Of all wildlife a gardener encounters, perhaps none are as misunderstood as the bat. These gentle little creatures busy themselves pollinating plants, propagating fruit seeds and keeping insect infestations in check, but do they get so much as a thank you for their efforts? A glad to see you? A hey there little fellow, welcome to my garden? Nope. Instead they are screamed at, run from and even clobbered to death with assorted garden tools.
While most people are aware bats eat an enormous amount of insects –including mosquitoes–many also believe bats are blind, rabid and go nose diving into human hair for kicks. Not so. Bats have excellent eyesight and there has never been a single reported case of a bat getting tangled in a person’s hair—a gardener’s or otherwise. As for rabies less than half of one percent of bats carries the disease so your chances of coming across a rabid bat—much less being bitten by one—are next to nil.
Much of the way we view bats comes from Hollywood horror films and the fact bats are nocturnal. One might reason no matter how good a bat’s eyesight might be it doesn’t do them a fat lot of good when they’re programmed to fly around in the dark. However, bats are equipped with the remarkable ability to emit sound waves that bounce off objects and ricochet back, transmitting precise information about everything around them from bugs to brick walls to, well, gardeners.
The “blind as a bat” myth is further perpetrated by people who report being ‘buzzed’ by bats. These infrequent flybys occur when the bat is attracted to the mosquitoes that are in turn attracted by the warmth radiating from your skin. And since bats do not carry the West Nile virus they serve as an organic end to the disease. So being buzzed by a bat is actually like having your own personal bodyguard against mosquitoes and disease.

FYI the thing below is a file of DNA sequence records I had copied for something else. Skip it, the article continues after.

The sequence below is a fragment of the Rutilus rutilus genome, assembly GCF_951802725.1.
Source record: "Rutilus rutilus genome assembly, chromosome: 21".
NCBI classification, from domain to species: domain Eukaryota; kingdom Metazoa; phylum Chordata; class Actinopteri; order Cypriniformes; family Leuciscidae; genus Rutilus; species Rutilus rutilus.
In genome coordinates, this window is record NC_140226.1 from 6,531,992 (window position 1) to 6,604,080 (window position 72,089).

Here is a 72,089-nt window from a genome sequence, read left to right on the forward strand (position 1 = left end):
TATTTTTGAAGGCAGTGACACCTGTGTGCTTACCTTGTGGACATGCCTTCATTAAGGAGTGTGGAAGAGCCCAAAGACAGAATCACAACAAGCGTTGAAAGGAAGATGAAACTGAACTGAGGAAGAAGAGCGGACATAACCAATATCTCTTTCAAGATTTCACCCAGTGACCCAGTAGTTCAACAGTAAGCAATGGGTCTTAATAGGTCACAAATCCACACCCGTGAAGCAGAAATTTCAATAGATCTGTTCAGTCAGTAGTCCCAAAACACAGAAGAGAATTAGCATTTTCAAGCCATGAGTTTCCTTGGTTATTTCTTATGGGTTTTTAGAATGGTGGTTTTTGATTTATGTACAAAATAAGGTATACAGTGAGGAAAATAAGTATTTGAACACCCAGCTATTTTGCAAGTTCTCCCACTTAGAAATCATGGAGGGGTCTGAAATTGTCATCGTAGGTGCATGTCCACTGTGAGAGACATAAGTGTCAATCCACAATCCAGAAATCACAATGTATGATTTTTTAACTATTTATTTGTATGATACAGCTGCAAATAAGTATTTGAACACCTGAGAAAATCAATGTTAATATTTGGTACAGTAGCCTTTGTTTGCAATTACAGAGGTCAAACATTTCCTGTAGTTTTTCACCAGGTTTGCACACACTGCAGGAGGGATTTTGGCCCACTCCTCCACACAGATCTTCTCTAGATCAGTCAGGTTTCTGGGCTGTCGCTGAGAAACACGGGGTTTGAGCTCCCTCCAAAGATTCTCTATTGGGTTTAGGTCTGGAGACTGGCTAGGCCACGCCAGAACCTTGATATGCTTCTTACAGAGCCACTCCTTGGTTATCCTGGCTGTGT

As rare as these close encounters are, they could become even rarer; nonexistent even. And that’s a bad thing. WNS (white-nose syndrome) is decimating entire colonies of hibernating bats. First discovered in a cave in New York in 2007 WNS has since been finding its way across eastern North America including (at last count) five Canadian provinces; Ontario, Quebec, New Brunswick, Nova Scotia and Prince Edward Island. The disease presents itself as a white fungus that irritates the bats rousing them from hibernation causing them to use up precious stores of fat.
The ripple effect is only starting to be understood. While WNS does not seem to affect human health, monetary estimates to Canadian farmers run into the billions of dollars. Without bats keeping harmful pests in check our growers will resort to pouring expensive pesticides on their crops which in turn translate to more pesticides in our food and higher prices at the checkout.
Out of more than 1200 species of bats only 20 reside in Canada. Our two most common species are the little brown bat and the big brown bat; the little brown bat can be found in every single province and territory. Both are among the bats threatened by WNS. BC has the biggest variety with 16 types of bats calling the province home. Despite the fact WNS has yet to hit BC eight of the 16 species are already considered “at risk” due to human activities.
So what’s a gardener to do? Here are just a few suggestions
• Set up bat houses on your property to give bats a summer habitat
• Spread the word! Reverse all the negative PR by letting neighbours, friends and family know about the benefits of bats and the importance of protecting them.
• If you come across a bat for heaven sakes, don’t give in to fear and start clobbering the poor thing over the head. Not only is this wrong, many species are protected which means killing them is also illegal. As with all wildlife, the best thing to do is simply leave the bat alone and it will soon be on its way. If you believe the bat is sick—and not simply sleeping—do not attempt to remove it yourself or allow pets or children near it. Contact appropriate authorities who can remove the bat for you. If the bat appears healthy but has somehow found its way inside your house or shed, then leather gloves, a coffee can and a thick piece of cardboard can be effective bat relocation tools. After that it’s just like trapping a bee inside a cup…only different. Because it’s a bat.